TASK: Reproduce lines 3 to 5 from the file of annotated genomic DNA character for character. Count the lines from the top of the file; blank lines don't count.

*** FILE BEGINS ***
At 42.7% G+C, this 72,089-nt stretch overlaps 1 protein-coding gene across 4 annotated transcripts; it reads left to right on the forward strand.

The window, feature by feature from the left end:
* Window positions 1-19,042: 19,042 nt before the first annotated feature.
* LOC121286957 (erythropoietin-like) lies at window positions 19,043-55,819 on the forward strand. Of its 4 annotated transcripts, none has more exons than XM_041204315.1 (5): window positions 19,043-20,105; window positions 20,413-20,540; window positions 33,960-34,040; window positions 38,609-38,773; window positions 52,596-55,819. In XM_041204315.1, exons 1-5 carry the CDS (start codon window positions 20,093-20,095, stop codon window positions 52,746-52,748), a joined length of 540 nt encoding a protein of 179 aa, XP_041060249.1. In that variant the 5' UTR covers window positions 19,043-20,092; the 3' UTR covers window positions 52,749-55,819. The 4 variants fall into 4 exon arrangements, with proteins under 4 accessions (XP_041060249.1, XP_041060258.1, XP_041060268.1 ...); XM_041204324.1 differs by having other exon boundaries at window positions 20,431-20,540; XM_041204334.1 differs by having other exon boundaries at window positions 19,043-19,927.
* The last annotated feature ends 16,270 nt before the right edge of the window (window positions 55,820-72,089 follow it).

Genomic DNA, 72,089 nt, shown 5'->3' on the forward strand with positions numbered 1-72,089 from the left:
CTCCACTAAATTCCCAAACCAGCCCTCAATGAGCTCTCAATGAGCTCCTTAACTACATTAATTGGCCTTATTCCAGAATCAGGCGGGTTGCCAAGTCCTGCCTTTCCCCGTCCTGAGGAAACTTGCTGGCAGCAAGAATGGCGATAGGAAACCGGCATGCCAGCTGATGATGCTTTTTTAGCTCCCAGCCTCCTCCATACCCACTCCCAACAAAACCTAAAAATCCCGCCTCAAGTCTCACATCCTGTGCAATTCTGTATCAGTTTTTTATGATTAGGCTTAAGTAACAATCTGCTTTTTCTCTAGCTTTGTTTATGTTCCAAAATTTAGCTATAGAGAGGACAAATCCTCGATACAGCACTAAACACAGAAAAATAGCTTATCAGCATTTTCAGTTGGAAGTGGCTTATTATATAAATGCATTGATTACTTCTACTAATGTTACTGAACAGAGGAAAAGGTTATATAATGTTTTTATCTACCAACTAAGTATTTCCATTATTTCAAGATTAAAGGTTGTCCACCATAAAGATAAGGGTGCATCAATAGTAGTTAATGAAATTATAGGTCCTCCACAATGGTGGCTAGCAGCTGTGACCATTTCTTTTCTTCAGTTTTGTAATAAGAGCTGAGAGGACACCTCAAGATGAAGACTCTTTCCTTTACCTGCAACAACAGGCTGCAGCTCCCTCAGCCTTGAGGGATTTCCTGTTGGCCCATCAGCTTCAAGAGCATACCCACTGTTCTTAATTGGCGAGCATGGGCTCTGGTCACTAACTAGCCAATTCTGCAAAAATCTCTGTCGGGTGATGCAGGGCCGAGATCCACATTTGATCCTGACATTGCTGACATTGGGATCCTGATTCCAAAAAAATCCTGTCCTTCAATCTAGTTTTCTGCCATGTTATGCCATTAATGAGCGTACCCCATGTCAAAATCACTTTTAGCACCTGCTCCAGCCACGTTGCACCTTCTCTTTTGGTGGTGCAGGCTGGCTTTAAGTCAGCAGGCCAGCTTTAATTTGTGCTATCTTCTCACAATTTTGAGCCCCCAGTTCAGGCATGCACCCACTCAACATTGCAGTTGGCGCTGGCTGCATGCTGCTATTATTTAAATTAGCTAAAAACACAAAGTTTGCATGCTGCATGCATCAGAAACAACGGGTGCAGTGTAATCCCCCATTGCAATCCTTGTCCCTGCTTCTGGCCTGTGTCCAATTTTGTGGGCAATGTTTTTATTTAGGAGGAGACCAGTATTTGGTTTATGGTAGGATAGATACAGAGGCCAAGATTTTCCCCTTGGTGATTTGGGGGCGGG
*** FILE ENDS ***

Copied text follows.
* Window positions 1-19,042: 19,042 nt before the first annotated feature.
* LOC121286957 (erythropoietin-like) lies at window positions 19,043-55,819 on the forward strand. Of its 4 annotated transcripts, none has more exons than XM_041204315.1 (5): window positions 19,043-20,105; window positions 20,413-20,540; window positions 33,960-34,040; window positions 38,609-38,773; window positions 52,596-55,819. In XM_041204315.1, exons 1-5 carry the CDS (start codon window positions 20,093-20,095, stop codon window positions 52,746-52,748), a joined length of 540 nt encoding a protein of 179 aa, XP_041060249.1. In that variant the 5' UTR covers window positions 19,043-20,092; the 3' UTR covers window positions 52,749-55,819. The 4 variants fall into 4 exon arrangements, with proteins under 4 accessions (XP_041060249.1, XP_041060258.1, XP_041060268.1 ...); XM_041204324.1 differs by having other exon boundaries at window positions 20,431-20,540; XM_041204334.1 differs by having other exon boundaries at window positions 19,043-19,927.
* The last annotated feature ends 16,270 nt before the right edge of the window (window positions 55,820-72,089 follow it).